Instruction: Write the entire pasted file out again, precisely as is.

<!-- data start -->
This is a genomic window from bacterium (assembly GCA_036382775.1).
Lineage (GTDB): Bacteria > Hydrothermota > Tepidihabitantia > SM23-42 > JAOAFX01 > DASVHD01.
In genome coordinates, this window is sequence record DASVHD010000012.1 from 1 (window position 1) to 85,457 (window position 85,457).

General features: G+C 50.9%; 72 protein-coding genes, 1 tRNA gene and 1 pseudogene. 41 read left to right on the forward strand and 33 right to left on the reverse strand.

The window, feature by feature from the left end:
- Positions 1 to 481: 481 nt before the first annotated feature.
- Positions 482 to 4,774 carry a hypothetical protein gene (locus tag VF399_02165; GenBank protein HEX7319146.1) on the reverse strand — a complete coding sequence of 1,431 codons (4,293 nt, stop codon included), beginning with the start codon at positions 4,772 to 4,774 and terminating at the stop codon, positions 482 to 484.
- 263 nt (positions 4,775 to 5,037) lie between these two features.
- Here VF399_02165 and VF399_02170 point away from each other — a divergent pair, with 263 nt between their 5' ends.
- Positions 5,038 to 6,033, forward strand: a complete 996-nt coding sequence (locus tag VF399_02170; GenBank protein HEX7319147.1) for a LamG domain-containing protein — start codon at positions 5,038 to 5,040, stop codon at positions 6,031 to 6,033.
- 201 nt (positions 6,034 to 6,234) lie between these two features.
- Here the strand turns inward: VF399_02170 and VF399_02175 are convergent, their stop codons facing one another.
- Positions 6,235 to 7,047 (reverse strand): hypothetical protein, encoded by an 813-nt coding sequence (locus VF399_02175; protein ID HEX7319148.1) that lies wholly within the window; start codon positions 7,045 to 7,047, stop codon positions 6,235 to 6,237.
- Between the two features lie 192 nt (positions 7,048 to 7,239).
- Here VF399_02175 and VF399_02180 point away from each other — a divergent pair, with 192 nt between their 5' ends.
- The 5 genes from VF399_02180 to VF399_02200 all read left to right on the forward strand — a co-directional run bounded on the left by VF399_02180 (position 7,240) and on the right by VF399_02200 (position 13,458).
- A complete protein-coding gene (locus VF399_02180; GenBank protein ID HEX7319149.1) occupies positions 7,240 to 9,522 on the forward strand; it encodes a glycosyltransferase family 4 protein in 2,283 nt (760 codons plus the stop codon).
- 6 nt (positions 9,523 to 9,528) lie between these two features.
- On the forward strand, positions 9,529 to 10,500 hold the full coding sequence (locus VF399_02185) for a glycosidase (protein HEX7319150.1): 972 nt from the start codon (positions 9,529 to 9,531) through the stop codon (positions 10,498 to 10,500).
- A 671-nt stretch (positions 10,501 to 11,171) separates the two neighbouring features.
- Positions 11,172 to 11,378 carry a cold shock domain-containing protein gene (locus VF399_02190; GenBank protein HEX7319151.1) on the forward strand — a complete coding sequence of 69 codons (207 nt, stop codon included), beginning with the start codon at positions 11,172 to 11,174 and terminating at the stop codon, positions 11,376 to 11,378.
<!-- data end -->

This is a genomic window from bacterium (assembly GCA_036382775.1).
Lineage (GTDB): Bacteria > Hydrothermota > Tepidihabitantia > SM23-42 > JAOAFX01 > DASVHD01.
In genome coordinates, this window is sequence record DASVHD010000012.1 from 1 (window position 1) to 85,457 (window position 85,457).

General features: G+C 50.9%; 72 protein-coding genes, 1 tRNA gene and 1 pseudogene. 41 read left to right on the forward strand and 33 right to left on the reverse strand.

The window, feature by feature from the left end:
- Positions 1 to 481: 481 nt before the first annotated feature.
- Positions 482 to 4,774 carry a hypothetical protein gene (locus tag VF399_02165; GenBank protein HEX7319146.1) on the reverse strand — a complete coding sequence of 1,431 codons (4,293 nt, stop codon included), beginning with the start codon at positions 4,772 to 4,774 and terminating at the stop codon, positions 482 to 484.
- 263 nt (positions 4,775 to 5,037) lie between these two features.
- Here VF399_02165 and VF399_02170 point away from each other — a divergent pair, with 263 nt between their 5' ends.
- Positions 5,038 to 6,033, forward strand: a complete 996-nt coding sequence (locus tag VF399_02170; GenBank protein HEX7319147.1) for a LamG domain-containing protein — start codon at positions 5,038 to 5,040, stop codon at positions 6,031 to 6,033.
- 201 nt (positions 6,034 to 6,234) lie between these two features.
- Here the strand turns inward: VF399_02170 and VF399_02175 are convergent, their stop codons facing one another.
- Positions 6,235 to 7,047 (reverse strand): hypothetical protein, encoded by an 813-nt coding sequence (locus VF399_02175; protein ID HEX7319148.1) that lies wholly within the window; start codon positions 7,045 to 7,047, stop codon positions 6,235 to 6,237.
- Between the two features lie 192 nt (positions 7,048 to 7,239).
- Here VF399_02175 and VF399_02180 point away from each other — a divergent pair, with 192 nt between their 5' ends.
- The 5 genes from VF399_02180 to VF399_02200 all read left to right on the forward strand — a co-directional run bounded on the left by VF399_02180 (position 7,240) and on the right by VF399_02200 (position 13,458).
- A complete protein-coding gene (locus VF399_02180; GenBank protein ID HEX7319149.1) occupies positions 7,240 to 9,522 on the forward strand; it encodes a glycosyltransferase family 4 protein in 2,283 nt (760 codons plus the stop codon).
- 6 nt (positions 9,523 to 9,528) lie between these two features.
- On the forward strand, positions 9,529 to 10,500 hold the full coding sequence (locus VF399_02185) for a glycosidase (protein HEX7319150.1): 972 nt from the start codon (positions 9,529 to 9,531) through the stop codon (positions 10,498 to 10,500).
- A 671-nt stretch (positions 10,501 to 11,171) separates the two neighbouring features.
- Positions 11,172 to 11,378 carry a cold shock domain-containing protein gene (locus VF399_02190; GenBank protein HEX7319151.1) on the forward strand — a complete coding sequence of 69 codons (207 nt, stop codon included), beginning with the start codon at positions 11,172 to 11,174 and terminating at the stop codon, positions 11,376 to 11,378.